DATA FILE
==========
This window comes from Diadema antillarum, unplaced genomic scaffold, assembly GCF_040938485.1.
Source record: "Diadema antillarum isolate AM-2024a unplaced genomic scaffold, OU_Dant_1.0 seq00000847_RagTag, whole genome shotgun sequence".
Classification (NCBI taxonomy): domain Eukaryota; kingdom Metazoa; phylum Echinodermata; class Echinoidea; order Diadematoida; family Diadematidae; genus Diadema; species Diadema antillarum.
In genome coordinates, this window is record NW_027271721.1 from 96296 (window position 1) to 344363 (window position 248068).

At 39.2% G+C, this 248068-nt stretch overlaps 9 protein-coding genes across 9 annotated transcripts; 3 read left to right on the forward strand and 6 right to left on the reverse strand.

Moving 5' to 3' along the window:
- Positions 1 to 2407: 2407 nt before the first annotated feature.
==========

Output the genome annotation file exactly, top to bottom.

This window comes from Diadema antillarum, unplaced genomic scaffold, assembly GCF_040938485.1.
Source record: "Diadema antillarum isolate AM-2024a unplaced genomic scaffold, OU_Dant_1.0 seq00000847_RagTag, whole genome shotgun sequence".
Classification (NCBI taxonomy): domain Eukaryota; kingdom Metazoa; phylum Echinodermata; class Echinoidea; order Diadematoida; family Diadematidae; genus Diadema; species Diadema antillarum.
In genome coordinates, this window is record NW_027271721.1 from 96296 (window position 1) to 344363 (window position 248068).

At 39.2% G+C, this 248068-nt stretch overlaps 9 protein-coding genes across 9 annotated transcripts; 3 read left to right on the forward strand and 6 right to left on the reverse strand.

Moving 5' to 3' along the window:
- Positions 1 to 2407: 2407 nt before the first annotated feature.